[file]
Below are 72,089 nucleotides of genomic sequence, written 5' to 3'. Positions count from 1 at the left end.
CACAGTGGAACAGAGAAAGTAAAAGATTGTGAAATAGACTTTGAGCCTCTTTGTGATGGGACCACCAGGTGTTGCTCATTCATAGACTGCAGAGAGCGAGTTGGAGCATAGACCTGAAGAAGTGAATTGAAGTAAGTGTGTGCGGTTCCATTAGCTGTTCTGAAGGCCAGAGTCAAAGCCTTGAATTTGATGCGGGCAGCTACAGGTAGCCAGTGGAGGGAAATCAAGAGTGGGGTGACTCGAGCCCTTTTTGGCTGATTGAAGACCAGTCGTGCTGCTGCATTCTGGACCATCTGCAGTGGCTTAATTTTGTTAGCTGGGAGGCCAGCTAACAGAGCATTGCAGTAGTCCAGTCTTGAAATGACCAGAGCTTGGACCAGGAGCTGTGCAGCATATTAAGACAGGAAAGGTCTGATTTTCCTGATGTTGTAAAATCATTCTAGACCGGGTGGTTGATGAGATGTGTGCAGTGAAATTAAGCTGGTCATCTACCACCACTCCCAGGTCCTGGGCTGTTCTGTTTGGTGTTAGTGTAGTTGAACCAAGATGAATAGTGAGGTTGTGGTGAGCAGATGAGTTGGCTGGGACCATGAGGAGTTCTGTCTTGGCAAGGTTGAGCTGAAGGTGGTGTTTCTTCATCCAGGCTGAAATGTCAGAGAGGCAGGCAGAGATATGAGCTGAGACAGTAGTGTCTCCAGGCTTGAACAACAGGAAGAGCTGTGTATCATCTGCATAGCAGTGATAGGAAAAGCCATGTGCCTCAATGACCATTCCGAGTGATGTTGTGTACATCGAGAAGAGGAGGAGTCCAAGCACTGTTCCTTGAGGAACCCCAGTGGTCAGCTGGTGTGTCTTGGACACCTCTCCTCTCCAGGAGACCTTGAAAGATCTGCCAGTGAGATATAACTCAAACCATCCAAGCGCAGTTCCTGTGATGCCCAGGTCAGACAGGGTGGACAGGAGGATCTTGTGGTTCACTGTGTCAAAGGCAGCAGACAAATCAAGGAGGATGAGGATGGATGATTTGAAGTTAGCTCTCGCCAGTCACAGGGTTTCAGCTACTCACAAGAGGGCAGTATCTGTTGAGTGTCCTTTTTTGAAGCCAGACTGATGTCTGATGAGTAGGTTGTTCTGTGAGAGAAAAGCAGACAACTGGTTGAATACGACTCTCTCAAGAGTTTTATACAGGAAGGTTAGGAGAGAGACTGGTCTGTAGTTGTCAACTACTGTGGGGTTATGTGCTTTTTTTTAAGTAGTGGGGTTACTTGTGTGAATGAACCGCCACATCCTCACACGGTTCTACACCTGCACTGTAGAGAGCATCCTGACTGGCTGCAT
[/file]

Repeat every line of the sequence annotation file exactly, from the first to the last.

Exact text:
Below are 72,089 nucleotides of genomic sequence, written 5' to 3'. Positions count from 1 at the left end.
CACAGTGGAACAGAGAAAGTAAAAGATTGTGAAATAGACTTTGAGCCTCTTTGTGATGGGACCACCAGGTGTTGCTCATTCATAGACTGCAGAGAGCGAGTTGGAGCATAGACCTGAAGAAGTGAATTGAAGTAAGTGTGTGCGGTTCCATTAGCTGTTCTGAAGGCCAGAGTCAAAGCCTTGAATTTGATGCGGGCAGCTACAGGTAGCCAGTGGAGGGAAATCAAGAGTGGGGTGACTCGAGCCCTTTTTGGCTGATTGAAGACCAGTCGTGCTGCTGCATTCTGGACCATCTGCAGTGGCTTAATTTTGTTAGCTGGGAGGCCAGCTAACAGAGCATTGCAGTAGTCCAGTCTTGAAATGACCAGAGCTTGGACCAGGAGCTGTGCAGCATATTAAGACAGGAAAGGTCTGATTTTCCTGATGTTGTAAAATCATTCTAGACCGGGTGGTTGATGAGATGTGTGCAGTGAAATTAAGCTGGTCATCTACCACCACTCCCAGGTCCTGGGCTGTTCTGTTTGGTGTTAGTGTAGTTGAACCAAGATGAATAGTGAGGTTGTGGTGAGCAGATGAGTTGGCTGGGACCATGAGGAGTTCTGTCTTGGCAAGGTTGAGCTGAAGGTGGTGTTTCTTCATCCAGGCTGAAATGTCAGAGAGGCAGGCAGAGATATGAGCTGAGACAGTAGTGTCTCCAGGCTTGAACAACAGGAAGAGCTGTGTATCATCTGCATAGCAGTGATAGGAAAAGCCATGTGCCTCAATGACCATTCCGAGTGATGTTGTGTACATCGAGAAGAGGAGGAGTCCAAGCACTGTTCCTTGAGGAACCCCAGTGGTCAGCTGGTGTGTCTTGGACACCTCTCCTCTCCAGGAGACCTTGAAAGATCTGCCAGTGAGATATAACTCAAACCATCCAAGCGCAGTTCCTGTGATGCCCAGGTCAGACAGGGTGGACAGGAGGATCTTGTGGTTCACTGTGTCAAAGGCAGCAGACAAATCAAGGAGGATGAGGATGGATGATTTGAAGTTAGCTCTCGCCAGTCACAGGGTTTCAGCTACTCACAAGAGGGCAGTATCTGTTGAGTGTCCTTTTTTGAAGCCAGACTGATGTCTGATGAGTAGGTTGTTCTGTGAGAGAAAAGCAGACAACTGGTTGAATACGACTCTCTCAAGAGTTTTATACAGGAAGGTTAGGAGAGAGACTGGTCTGTAGTTGTCAACTACTGTGGGGTTATGTGCTTTTTTTTAAGTAGTGGGGTTACTTGTGTGAATGAACCGCCACATCCTCACACGGTTCTACACCTGCACTGTAGAGAGCATCCTGACTGGCTGCAT